My Extraordinary Trip to Iceland
My explorations took place mainly in the southern side of the country, but I plan on returning in the summer and exploring a bit more of the country. I also recommend checking out the Blue Lagoon, a byproduct of the geothermal plant, which heats up peoples’ homes with natural energy. Visiting the Blue Lagoon is a great way to relax. Reykjavik also has many public pools worth visiting. These are open all year and frequented by locals and visitors alike.
I didn’t run into any vampires (whew!), but I did have a lil’ Yule lad waiting at the hotel for me when I arrived. Icelanders have the cutest traditions. I found trolls and elves all over the place!
There are no bugs or reptiles in Iceland! So you can explore to your heart’s content without having to worry about running into a sleeping reptile. You see, I’m South African, and these are real concerns when exploring the countryside.
With the late sunrises (+/-11:30am) and early sunsets (+/-3:30pm), everyone can capture Iceland’s beautiful scenery.
Winter in Iceland, with long nighttime hours, means it’s easy to see the beautiful Northern Lights, also known as the Aurora Borealis. They even make an appearance over the city itself! My photos were not great; a tripod is highly recommended. But one of our guides, Alli Möller, created a stunning video of the Auroras.
Though I expected Iceland to be cold, the weather wasn’t too bad. It just changes quickly. It was raining the last two days there, so some of the snow turned to ice, and my walks into town were quite slippery, and comedic at some points. The trick is to walk like a penguin–lean slightly forward and change your centre of balance. There’s a saying that goes, “If you don’t like the weather in Iceland, just wait five minutes.” I suggest carrying lotion with you at all times to keep the dryness at bay.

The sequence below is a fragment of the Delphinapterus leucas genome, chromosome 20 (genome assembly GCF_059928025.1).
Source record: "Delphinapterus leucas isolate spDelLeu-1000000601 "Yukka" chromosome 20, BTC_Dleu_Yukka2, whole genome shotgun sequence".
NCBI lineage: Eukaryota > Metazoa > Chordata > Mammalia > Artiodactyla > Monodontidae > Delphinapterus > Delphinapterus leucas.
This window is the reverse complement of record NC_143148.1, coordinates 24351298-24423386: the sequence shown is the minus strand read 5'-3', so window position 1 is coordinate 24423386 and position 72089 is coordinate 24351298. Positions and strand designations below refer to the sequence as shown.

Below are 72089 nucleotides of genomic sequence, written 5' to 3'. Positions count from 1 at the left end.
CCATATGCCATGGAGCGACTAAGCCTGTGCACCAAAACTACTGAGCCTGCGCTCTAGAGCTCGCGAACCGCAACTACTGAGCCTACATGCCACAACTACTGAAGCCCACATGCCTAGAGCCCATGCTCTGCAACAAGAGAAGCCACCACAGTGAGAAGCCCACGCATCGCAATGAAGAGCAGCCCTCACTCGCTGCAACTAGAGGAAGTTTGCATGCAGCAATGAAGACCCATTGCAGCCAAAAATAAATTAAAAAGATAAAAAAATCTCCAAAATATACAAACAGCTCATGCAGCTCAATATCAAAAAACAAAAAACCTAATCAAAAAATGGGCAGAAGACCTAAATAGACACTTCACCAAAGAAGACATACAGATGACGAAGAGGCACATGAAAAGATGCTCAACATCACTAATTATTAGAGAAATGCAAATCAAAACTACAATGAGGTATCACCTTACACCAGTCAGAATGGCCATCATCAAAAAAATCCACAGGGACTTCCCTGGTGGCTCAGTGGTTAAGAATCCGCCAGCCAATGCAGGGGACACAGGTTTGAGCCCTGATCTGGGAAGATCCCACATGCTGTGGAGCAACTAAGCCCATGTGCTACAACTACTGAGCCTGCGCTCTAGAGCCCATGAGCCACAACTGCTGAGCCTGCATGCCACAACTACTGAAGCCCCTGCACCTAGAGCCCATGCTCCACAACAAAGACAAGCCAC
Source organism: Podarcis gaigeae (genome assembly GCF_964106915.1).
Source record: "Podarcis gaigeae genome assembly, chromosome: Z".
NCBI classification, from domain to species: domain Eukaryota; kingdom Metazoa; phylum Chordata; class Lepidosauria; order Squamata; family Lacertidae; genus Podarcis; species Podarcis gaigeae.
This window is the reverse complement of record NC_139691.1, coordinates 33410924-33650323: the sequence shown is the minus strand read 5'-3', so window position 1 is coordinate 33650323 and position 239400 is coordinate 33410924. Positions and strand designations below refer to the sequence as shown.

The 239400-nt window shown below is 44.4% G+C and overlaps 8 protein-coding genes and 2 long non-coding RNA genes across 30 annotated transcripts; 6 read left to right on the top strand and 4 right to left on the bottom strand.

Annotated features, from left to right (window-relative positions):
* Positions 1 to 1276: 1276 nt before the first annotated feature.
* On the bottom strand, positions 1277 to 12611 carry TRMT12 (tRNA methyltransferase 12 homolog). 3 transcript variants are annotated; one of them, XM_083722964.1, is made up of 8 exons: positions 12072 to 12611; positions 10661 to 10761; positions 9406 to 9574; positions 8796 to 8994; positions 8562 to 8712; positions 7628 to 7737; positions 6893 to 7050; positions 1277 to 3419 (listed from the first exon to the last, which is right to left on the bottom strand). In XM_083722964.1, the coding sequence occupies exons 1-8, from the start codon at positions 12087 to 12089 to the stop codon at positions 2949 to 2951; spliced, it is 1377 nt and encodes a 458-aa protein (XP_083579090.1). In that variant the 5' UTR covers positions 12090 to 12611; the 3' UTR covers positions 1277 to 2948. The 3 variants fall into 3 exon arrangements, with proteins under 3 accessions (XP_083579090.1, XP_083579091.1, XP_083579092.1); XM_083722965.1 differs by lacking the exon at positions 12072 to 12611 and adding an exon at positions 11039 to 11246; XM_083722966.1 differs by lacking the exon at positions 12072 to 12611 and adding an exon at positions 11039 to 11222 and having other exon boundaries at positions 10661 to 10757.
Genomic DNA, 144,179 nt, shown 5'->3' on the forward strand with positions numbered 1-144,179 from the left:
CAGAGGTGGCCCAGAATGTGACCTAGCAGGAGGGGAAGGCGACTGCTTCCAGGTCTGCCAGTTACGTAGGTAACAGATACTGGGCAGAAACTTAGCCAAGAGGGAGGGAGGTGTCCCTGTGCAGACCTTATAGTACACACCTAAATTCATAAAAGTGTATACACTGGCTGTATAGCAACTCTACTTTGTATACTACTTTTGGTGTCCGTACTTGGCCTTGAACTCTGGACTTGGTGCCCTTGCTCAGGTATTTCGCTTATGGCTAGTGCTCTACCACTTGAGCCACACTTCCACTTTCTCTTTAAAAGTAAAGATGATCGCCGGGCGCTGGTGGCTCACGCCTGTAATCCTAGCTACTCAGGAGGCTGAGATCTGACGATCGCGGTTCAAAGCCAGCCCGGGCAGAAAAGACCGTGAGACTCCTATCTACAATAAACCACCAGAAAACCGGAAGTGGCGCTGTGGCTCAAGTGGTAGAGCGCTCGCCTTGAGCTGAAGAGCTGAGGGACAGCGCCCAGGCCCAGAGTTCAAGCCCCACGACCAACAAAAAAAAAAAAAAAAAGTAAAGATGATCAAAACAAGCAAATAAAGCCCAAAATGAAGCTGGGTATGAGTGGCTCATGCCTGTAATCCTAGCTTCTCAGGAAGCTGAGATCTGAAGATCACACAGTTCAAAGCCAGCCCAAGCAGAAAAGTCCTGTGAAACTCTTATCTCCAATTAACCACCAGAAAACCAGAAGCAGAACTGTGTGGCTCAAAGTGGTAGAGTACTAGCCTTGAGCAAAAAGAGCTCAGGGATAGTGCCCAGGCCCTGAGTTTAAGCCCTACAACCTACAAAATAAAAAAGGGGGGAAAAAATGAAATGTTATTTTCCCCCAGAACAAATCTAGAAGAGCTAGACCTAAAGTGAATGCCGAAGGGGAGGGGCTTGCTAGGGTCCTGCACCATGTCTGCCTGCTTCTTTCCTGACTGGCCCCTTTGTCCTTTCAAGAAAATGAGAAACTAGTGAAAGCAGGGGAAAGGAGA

Did you know that before Columbus, a Viking by the name of Leif Eriksson discovered the Americas? He now stands proudly in front of the mega-beautiful church named Hallgrimskirkja. This area is also the place to be on New Year’s Eve… with fireworks lighting up the night sky!
One of my favourite things about Iceland were the Icelandic horses. They are gorgeous and furry beasts, with glamorous and thick manes that blow around in the crazy Icelandic wind. They’re so friendly, they’ll walk up to you if you approach them–I guess they want food. Carry treats in case you spot them. Apparently, riding them is a very smooth experience; you can have a cup of tea while going for a Sunday stroll and you won’t spill a drop.
Never in all my travels have I met people like the ones I met in Iceland. Perhaps the Vikings were really misunderstood sweeties. From the very friendly Logreglan (police) to the President’s compound, which had no fences nor security, Iceland is a country filled with kind and open people.
At the end of my trip, I was very tempted to stay on a few extra nights but I needed to return to my puppies. I definitely left a piece of my heart behind in Iceland. But I’ll be back this summer to spend my birthday there!
My Extraordinary Trip to Iceland / Trip to Iceland